Giving low-pay workers more holidays and a guaranteed increase in wages would provide the British economy with a productivity boost.
That's the message from thinktank New Economics Foundation (NEF), which claims that driving up the spending power of lower-earning consumers would increase demand for products and services – in turn providing UK businesses a greater incentive to raise their productivity.
NEF has published a report, called Time for Demand,
, in which it claims that, across time, productivity increases have been closely associated with rising pay and leisure time for workers.
As a result, NEF is calling for faster increases in the minimum wage and an increase in statutory paid holiday.
NEF proposes that, from 2020, the Low Pay Commission is given a new mandate to recommend increases in the national living wage so that rates reach par with the UK’s average real living wage by 2025.
"Increasing minimum wages are a particularly efficient way of boosting demand because workers on minimum wages are far more likely to spend rather than save any increases in salary, compared with higher-income individuals," the report reads.
Another proposal is to set up an external body to make independent recommendations to government on regular increases to annual statutory leave entitlement, on a similar basis to the work currently done by the Low Pay Commission on minimum wages.
“For more than 10 years now, economists and policymakers have sought to solve the UK’s productivity crisis from the ‘supply-side’ – intervening to change the way we make goods and deliver services in the economy," said Alfie Stirling, head of economics at NEF.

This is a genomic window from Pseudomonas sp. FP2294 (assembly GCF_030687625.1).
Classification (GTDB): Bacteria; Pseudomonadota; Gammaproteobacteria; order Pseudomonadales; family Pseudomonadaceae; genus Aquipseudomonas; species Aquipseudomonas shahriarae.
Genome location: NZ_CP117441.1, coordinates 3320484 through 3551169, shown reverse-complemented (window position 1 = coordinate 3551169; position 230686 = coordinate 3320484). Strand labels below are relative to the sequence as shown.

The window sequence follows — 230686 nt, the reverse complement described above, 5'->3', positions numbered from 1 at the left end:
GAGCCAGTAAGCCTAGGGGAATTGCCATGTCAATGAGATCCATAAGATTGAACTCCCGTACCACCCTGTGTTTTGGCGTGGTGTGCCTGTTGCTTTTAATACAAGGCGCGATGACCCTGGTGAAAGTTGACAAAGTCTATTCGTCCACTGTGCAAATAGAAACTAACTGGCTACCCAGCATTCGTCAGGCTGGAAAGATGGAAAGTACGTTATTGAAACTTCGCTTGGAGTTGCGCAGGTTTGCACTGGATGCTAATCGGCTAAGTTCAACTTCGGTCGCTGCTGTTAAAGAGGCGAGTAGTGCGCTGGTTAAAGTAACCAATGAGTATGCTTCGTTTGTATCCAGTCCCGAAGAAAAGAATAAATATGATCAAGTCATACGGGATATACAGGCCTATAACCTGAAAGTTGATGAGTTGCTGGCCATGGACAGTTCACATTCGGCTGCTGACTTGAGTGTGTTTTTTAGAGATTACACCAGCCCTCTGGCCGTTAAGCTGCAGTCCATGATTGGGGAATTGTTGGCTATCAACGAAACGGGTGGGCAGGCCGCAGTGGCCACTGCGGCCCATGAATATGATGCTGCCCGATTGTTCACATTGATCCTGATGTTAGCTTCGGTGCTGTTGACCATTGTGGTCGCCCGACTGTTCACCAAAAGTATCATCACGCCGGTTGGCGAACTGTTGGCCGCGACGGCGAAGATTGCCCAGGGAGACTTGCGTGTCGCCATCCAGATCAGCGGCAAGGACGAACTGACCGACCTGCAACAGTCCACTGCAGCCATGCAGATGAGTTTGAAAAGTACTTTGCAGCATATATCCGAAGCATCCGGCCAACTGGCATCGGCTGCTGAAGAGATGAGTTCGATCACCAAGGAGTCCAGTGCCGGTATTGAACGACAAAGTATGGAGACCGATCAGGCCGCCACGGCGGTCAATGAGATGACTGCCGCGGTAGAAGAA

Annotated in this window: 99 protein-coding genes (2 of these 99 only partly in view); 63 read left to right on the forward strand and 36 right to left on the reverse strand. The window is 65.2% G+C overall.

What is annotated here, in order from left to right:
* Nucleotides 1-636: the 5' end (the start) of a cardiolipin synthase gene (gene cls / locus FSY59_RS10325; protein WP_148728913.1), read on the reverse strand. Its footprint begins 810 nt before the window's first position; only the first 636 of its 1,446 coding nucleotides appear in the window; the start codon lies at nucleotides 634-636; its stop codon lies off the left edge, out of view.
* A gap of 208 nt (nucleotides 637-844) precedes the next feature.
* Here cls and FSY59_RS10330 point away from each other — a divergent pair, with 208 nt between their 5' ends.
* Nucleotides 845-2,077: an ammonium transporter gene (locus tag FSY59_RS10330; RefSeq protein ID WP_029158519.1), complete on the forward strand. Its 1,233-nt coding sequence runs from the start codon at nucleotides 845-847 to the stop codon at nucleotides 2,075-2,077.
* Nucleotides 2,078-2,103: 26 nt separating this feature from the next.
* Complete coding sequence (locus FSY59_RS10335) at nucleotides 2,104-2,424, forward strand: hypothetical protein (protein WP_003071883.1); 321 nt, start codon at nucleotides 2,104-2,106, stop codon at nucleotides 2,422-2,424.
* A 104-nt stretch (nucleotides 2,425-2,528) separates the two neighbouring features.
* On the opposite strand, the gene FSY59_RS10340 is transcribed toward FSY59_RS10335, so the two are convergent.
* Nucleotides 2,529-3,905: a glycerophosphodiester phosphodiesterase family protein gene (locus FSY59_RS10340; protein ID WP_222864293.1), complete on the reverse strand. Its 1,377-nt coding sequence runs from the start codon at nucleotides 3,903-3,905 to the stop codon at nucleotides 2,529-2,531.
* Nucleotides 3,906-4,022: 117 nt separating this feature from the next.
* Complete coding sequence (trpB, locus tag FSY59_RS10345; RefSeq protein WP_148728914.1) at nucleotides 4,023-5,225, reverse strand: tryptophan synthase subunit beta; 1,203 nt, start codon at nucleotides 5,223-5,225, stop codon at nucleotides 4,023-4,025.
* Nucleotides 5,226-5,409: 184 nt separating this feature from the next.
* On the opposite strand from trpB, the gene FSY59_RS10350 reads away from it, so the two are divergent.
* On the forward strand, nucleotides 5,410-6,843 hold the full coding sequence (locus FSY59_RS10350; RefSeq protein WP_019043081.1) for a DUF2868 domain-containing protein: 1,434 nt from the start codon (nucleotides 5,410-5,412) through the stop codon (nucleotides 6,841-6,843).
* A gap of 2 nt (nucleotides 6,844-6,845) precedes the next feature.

"It hasn’t worked. Average productivity, wages and living standards have experienced their worst decade in almost two centuries.
“It is increasingly clear that weak demand has been an overlooked problem. The issues include many that are deep and structural, ranging from austerity and high levels of inequality to an ageing population and uncertainty over the UK’s trading future. With or without Brexit, the policy response needs to be equally transformative.
“Raising demand by putting more cash in the pockets of the UK’s poorest workers, while giving people more paid time off from work to spend it, should now be part of a radical mix of options for any government that is serious about increasing productivity in a way that works for people and society.”
As well as increases in pay and holiday, the report suggests three other major initiatives.
These are to frontload public investment for a ‘green transformation’ to transform the economy to a zero carbon; An increase in public spending on services in the next Spending Review; and an increase in the generosity of social security through new ‘weekly national allowance’ (WNA) – worth £2,500 per year for most adults.
To download and read the full Time for Demand report, click here